Tung Oil Help

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Forum topic by tyskkvinna posted 05-15-2014 03:04 PM 1883 views 3 times favorited 18 replies Add to Favorites Watch
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1310 posts in 3497 days

05-15-2014 03:04 PM

Topic tags/keywords: tung oil

I have a customer that wants me to make his item with a tung oil finish. I’ve been messing around with it a little bit and I’m wondering if you can give me any suggestions.. What should I expect out of the finish? So far I’m kind of underwhelmed. I buffed it in like the label said, and it looks nice but then 12 hours later it looks kind of dull. Is that expected? Should it be glossier? Should I build the finish? How long should I wait?

-- Lis - Michigan - -

18 replies so far

View David Kirtley's profile

David Kirtley

1286 posts in 3509 days

#1 posted 05-15-2014 03:14 PM

It tends to be a bit dull. Do several coats then wax and buff is pretty standard.

-- Woodworking shouldn't cost a fortune:

View tyskkvinna's profile


1310 posts in 3497 days

#2 posted 05-15-2014 03:17 PM

Okay. Any particular wax that works better?

-- Lis - Michigan - -

View Bill White's profile

Bill White

5227 posts in 4472 days

#3 posted 05-15-2014 03:23 PM

I have used both Johnson’s Paste Wax and The MinWax “Finishing” wax with good results.
MinWax is available in both light and dark for use on different woods.
Just my experience.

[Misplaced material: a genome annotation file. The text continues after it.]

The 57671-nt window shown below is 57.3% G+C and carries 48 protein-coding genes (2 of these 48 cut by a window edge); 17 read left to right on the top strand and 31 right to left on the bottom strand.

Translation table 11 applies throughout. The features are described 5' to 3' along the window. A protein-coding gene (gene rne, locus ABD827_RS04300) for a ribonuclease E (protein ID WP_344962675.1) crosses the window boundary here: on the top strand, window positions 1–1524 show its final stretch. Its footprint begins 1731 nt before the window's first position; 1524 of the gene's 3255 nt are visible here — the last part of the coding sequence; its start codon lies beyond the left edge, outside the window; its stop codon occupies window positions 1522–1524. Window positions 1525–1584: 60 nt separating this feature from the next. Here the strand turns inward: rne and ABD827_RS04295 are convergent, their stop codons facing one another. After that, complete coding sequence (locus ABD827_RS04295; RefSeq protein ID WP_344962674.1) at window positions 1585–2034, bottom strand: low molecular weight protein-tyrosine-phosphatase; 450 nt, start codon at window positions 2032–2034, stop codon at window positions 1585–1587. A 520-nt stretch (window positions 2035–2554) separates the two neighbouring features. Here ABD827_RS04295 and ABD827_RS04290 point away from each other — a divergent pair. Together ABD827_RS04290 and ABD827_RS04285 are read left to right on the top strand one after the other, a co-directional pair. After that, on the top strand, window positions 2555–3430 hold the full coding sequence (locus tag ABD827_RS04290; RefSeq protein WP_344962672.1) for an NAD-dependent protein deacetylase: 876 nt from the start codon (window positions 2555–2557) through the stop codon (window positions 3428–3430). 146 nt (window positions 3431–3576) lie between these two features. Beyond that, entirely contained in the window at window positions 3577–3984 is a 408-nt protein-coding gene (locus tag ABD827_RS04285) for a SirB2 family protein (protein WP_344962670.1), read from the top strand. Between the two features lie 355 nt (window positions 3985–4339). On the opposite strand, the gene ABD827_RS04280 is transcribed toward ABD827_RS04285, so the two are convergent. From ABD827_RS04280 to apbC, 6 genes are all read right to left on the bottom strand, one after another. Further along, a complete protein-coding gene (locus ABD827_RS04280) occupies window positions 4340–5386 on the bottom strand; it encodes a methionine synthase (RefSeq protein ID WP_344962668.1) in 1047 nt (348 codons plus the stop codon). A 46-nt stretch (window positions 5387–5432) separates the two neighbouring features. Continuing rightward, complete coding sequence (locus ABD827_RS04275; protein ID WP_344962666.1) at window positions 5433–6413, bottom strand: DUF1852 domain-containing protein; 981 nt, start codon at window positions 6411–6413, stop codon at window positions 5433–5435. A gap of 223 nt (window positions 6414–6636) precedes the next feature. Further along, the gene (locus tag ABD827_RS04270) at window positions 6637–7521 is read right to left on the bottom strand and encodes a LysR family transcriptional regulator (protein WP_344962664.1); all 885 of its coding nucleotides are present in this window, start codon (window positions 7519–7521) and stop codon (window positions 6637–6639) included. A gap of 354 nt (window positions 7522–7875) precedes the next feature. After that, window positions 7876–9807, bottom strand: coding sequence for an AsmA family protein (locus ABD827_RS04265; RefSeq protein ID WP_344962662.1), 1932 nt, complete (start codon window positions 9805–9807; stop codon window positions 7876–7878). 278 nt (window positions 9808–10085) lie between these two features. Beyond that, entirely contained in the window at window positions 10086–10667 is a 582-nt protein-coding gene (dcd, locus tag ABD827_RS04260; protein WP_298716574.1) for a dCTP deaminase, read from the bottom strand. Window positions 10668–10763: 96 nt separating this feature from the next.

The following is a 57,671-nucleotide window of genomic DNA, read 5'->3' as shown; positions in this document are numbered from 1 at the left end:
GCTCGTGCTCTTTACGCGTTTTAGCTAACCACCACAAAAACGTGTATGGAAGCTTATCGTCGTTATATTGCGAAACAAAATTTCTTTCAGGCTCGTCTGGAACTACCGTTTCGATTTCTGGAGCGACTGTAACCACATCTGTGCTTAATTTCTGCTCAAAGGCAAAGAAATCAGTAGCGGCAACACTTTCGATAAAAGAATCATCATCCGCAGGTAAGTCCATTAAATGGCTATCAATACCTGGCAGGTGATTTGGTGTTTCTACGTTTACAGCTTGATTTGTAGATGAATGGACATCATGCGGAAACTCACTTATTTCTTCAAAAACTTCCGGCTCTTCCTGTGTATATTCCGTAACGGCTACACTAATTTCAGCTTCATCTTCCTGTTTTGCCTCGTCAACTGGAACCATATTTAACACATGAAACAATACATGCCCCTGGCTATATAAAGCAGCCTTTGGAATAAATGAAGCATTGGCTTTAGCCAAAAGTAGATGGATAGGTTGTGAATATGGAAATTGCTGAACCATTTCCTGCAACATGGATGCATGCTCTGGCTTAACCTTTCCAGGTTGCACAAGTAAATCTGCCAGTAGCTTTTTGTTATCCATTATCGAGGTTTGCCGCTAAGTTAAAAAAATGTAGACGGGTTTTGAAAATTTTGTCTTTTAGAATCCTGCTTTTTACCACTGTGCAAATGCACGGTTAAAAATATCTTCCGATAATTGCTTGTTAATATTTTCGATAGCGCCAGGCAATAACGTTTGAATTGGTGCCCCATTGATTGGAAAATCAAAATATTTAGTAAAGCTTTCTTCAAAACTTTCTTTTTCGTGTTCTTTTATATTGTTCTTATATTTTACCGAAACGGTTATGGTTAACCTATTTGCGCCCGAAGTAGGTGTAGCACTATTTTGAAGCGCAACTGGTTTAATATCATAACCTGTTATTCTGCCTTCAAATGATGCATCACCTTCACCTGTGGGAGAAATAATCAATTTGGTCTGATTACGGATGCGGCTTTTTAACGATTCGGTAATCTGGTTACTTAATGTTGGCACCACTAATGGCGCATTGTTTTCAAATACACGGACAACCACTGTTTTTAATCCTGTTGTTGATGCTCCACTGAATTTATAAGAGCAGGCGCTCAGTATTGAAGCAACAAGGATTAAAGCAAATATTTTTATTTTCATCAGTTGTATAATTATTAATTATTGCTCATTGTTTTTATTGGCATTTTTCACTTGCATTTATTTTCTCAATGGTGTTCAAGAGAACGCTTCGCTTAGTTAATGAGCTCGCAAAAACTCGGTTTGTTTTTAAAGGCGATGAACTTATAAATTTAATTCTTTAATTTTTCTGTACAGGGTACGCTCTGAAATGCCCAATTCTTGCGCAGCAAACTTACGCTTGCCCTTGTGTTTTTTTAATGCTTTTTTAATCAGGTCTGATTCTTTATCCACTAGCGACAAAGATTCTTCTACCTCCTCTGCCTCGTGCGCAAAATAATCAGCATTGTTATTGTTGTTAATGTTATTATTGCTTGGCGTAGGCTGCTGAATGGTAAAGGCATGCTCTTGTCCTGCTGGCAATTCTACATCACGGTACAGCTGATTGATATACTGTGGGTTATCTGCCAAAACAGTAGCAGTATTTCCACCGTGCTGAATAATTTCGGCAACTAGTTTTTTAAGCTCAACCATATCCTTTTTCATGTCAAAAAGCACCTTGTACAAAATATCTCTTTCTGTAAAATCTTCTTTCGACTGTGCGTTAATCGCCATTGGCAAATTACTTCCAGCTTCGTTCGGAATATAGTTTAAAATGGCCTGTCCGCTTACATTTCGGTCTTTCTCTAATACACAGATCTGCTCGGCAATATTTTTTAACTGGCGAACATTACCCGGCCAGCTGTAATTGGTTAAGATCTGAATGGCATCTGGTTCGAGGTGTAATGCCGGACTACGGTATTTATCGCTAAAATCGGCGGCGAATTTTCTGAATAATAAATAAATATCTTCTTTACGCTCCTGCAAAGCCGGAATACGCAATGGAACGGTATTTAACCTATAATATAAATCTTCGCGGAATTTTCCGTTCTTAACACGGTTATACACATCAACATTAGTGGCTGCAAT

-- [email protected]

View Gerald Thompson's profile

Gerald Thompson

1222 posts in 2746 days

#4 posted 05-15-2014 03:29 PM

I have always used polymerized tung oil and I have only used it on cherry and walnut. I apply it by hand and sort of rub it in. I let it sit for a few min. and rub all of the wet areas again to move them to the areas that have soaked it up. I let it set a few more min. and wipe it down with a dry cloth. I do the same thing the next day until no more is soaked up. I let it dry 2-3 days, buff it out with a buffer and apply Mayland’s Wax. I use this wax because it is what I have.
This has produced a nice glow to the wood. At least to me.

-- Jerry

View bigblockyeti's profile (online now)


5978 posts in 2232 days

#5 posted 05-15-2014 03:54 PM

Jerry, that finish technique sounds perfect for a dresser top I’m working on, does the polymerized vs. standard tung oil offer any addition protection from scratches and dents in the wood? Does it dry well even as the humidity goes up? I only ask because I have experience with BLO and while it’s cheap and gives a good look, I hate pretty much everything else about it.